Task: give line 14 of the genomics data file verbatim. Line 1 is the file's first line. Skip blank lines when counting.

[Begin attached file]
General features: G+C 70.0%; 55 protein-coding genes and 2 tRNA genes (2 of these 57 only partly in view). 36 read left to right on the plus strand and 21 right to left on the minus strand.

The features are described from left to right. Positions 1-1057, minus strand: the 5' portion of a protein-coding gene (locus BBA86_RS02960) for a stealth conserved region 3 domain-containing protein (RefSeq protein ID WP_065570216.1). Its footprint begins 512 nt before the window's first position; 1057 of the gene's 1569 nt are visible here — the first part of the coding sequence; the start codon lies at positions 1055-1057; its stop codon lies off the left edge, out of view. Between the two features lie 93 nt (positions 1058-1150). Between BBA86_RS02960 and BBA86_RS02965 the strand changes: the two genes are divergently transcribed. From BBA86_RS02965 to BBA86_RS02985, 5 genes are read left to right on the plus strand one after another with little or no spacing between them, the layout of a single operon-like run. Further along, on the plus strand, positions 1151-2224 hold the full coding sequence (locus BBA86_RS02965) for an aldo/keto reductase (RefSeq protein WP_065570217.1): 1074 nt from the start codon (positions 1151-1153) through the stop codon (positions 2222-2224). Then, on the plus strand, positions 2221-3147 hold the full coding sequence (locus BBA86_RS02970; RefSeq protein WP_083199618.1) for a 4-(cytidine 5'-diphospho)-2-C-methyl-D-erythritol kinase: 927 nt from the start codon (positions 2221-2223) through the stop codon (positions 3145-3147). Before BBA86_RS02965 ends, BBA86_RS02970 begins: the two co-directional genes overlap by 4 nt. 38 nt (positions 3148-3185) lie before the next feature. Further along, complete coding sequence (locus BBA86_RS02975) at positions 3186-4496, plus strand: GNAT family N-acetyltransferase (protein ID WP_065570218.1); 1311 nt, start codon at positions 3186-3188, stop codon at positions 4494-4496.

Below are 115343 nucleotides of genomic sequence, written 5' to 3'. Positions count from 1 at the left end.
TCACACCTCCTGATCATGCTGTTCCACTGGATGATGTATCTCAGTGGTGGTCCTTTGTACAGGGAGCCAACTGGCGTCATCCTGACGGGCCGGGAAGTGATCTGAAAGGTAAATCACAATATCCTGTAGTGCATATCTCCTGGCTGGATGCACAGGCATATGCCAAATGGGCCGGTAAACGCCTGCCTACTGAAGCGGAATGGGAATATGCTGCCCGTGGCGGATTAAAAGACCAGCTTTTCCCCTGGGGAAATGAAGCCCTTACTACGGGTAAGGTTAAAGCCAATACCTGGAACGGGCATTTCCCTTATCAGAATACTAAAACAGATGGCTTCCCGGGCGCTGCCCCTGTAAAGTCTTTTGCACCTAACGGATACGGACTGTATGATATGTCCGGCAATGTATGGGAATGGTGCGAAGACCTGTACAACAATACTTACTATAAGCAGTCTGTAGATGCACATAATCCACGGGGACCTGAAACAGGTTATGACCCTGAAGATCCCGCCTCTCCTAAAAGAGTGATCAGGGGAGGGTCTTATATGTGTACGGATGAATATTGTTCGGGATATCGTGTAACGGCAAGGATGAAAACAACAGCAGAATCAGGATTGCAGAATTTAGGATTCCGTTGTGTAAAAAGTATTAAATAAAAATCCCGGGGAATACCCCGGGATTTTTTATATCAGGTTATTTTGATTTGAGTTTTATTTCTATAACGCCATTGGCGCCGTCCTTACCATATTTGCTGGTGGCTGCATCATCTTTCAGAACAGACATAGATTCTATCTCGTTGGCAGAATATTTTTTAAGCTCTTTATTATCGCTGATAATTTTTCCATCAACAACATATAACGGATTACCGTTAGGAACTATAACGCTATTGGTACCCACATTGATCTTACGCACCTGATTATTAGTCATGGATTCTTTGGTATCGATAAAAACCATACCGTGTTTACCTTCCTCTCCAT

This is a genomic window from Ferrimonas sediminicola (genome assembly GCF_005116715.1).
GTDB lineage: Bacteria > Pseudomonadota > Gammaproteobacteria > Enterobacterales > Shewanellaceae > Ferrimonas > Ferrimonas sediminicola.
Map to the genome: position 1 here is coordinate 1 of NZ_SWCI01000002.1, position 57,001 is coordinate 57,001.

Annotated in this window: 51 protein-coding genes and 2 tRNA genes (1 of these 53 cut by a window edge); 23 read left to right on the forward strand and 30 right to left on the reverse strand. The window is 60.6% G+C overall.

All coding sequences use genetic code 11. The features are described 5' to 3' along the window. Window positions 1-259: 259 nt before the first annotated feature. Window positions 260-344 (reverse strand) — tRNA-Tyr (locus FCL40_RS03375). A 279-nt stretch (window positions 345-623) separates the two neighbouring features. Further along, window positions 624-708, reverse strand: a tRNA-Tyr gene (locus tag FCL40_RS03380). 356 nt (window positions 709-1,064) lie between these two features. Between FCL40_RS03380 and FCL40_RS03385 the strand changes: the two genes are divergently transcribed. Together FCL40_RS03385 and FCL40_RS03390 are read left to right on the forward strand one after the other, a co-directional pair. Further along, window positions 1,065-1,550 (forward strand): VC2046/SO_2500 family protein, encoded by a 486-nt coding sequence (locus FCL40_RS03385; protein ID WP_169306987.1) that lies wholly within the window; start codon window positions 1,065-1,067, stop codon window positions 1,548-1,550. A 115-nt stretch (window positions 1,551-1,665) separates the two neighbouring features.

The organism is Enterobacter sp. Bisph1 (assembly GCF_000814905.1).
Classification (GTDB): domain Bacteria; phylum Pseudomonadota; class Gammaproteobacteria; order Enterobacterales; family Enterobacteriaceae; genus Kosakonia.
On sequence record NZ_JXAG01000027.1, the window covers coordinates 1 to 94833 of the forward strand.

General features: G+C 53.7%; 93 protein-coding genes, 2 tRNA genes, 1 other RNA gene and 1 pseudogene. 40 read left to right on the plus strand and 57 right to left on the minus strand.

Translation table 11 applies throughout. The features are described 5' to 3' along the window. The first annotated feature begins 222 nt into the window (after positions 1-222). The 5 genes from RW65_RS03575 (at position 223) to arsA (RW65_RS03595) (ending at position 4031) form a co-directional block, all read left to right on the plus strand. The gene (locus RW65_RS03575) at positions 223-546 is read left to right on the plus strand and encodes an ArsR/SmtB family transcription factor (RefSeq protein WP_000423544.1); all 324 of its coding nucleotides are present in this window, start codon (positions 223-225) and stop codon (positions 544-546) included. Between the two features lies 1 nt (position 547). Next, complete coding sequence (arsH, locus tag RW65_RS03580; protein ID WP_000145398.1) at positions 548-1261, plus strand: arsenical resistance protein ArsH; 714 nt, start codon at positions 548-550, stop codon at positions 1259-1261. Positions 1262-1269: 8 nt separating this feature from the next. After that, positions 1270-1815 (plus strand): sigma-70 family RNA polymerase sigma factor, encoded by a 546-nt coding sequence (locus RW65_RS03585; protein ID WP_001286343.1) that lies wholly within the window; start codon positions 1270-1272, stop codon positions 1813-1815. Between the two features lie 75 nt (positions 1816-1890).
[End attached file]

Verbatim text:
Translation table 11 applies throughout. The features are described 5' to 3' along the window. The first annotated feature begins 222 nt into the window (after positions 1-222). The 5 genes from RW65_RS03575 (at position 223) to arsA (RW65_RS03595) (ending at position 4031) form a co-directional block, all read left to right on the plus strand. The gene (locus RW65_RS03575) at positions 223-546 is read left to right on the plus strand and encodes an ArsR/SmtB family transcription factor (RefSeq protein WP_000423544.1); all 324 of its coding nucleotides are present in this window, start codon (positions 223-225) and stop codon (positions 544-546) included. Between the two features lies 1 nt (position 547). Next, complete coding sequence (arsH, locus tag RW65_RS03580; protein ID WP_000145398.1) at positions 548-1261, plus strand: arsenical resistance protein ArsH; 714 nt, start codon at positions 548-550, stop codon at positions 1259-1261. Positions 1262-1269: 8 nt separating this feature from the next. After that, positions 1270-1815 (plus strand): sigma-70 family RNA polymerase sigma factor, encoded by a 546-nt coding sequence (locus RW65_RS03585; protein ID WP_001286343.1) that lies wholly within the window; start codon positions 1270-1272, stop codon positions 1813-1815. Between the two features lie 75 nt (positions 1816-1890).